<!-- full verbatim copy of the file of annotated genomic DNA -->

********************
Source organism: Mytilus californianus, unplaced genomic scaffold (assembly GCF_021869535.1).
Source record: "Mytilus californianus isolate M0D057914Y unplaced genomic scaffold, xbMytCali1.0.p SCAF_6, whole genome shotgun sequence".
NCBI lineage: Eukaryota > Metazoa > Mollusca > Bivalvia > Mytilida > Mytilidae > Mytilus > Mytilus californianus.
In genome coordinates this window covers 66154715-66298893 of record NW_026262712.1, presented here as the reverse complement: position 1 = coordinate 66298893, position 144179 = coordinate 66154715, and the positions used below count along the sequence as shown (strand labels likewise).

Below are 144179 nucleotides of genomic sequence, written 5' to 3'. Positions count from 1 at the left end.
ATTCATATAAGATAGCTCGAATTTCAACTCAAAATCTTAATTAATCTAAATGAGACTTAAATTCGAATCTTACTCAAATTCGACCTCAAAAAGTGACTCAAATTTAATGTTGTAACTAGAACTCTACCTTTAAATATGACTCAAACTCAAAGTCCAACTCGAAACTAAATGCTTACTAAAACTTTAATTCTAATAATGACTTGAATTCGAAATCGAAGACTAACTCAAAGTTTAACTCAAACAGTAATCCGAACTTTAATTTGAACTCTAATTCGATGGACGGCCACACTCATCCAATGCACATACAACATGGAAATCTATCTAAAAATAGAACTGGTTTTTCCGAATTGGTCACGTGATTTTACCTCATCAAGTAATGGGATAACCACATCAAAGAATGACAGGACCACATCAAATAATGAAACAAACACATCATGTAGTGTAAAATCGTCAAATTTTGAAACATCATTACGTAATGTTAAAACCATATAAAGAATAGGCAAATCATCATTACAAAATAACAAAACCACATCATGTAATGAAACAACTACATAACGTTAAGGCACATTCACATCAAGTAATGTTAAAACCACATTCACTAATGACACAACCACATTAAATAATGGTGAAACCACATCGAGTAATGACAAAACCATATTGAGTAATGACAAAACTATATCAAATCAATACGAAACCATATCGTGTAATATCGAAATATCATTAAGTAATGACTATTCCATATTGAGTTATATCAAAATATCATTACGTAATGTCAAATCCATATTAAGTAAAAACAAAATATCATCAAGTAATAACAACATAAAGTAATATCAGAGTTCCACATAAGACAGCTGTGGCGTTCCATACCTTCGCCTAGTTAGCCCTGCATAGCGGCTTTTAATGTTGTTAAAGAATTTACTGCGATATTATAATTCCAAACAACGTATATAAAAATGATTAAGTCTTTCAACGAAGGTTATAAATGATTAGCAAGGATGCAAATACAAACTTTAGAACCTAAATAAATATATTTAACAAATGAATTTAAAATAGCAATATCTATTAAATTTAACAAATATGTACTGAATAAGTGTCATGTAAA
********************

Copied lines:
Source organism: Mytilus californianus, unplaced genomic scaffold (assembly GCF_021869535.1).
Source record: "Mytilus californianus isolate M0D057914Y unplaced genomic scaffold, xbMytCali1.0.p SCAF_6, whole genome shotgun sequence".
NCBI lineage: Eukaryota > Metazoa > Mollusca > Bivalvia > Mytilida > Mytilidae > Mytilus > Mytilus californianus.
In genome coordinates this window covers 66154715-66298893 of record NW_026262712.1, presented here as the reverse complement: position 1 = coordinate 66298893, position 144179 = coordinate 66154715, and the positions used below count along the sequence as shown (strand labels likewise).

Below are 144179 nucleotides of genomic sequence, written 5' to 3'. Positions count from 1 at the left end.
ATTCATATAAGATAGCTCGAATTTCAACTCAAAATCTTAATTAATCTAAATGAGACTTAAATTCGAATCTTACTCAAATTCGACCTCAAAAAGTGACTCAAATTTAATGTTGTAACTAGAACTCTACCTTTAAATATGACTCAAACTCAAAGTCCAACTCGAAACTAAATGCTTACTAAAACTTTAATTCTAATAATGACTTGAATTCGAAATCGAAGACTAACTCAAAGTTTAACTCAAACAGTAATCCGAACTTTAATTTGAACTCTAATTCGATGGACGGCCACACTCATCCAATGCACATACAACATGGAAATCTATCTAAAAATAGAACTGGTTTTTCCGAATTGGTCACGTGATTTTACCTCATCAAGTAATGGGATAACCACATCAAAGAATGACAGGACCACATCAAATAATGAAACAAACACATCATGTAGTGTAAAATCGTCAAATTTTGAAACATCATTACGTAATGTTAAAACCATATAAAGAATAGGCAAATCATCATTACAAAATAACAAAACCACATCATGTAATGAAACAACTACATAACGTTAAGGCACATTCACATCAAGTAATGTTAAAACCACATTCACTAATGACACAACCACATTAAATAATGGTGAAACCACATCGAGTAATGACAAAACCATATTGAGTAATGACAAAACTATATCAAATCAATACGAAACCATATCGTGTAATATCGAAATATCATTAAGTAATGACTATTCCATATTGAGTTATATCAAAATATCATTACGTAATGTCAAATCCATATTAAGTAAAAACAAAATATCATCAAGTAATAACAACATAAAGTAATATCAGAGTTCCACATAAGACAGCTGTGGCGTTCCATACCTTCGCCTAGTTAGCCCTGCATAGCGGCTTTTAATGTTGTTAAAGAATTTACTGCGATATTATAATTCCAAACAACGTATATAAAAATGATTAAGTCTTTCAACGAAGGTTATAAATGATTAGCAAGGATGCAAATACAAACTTTAGAACCTAAATAAATATATTTAACAAATGAATTTAAAATAGCAATATCTATTAAATTTAACAAATATGTACTGAATAAGTGTCATGTAAA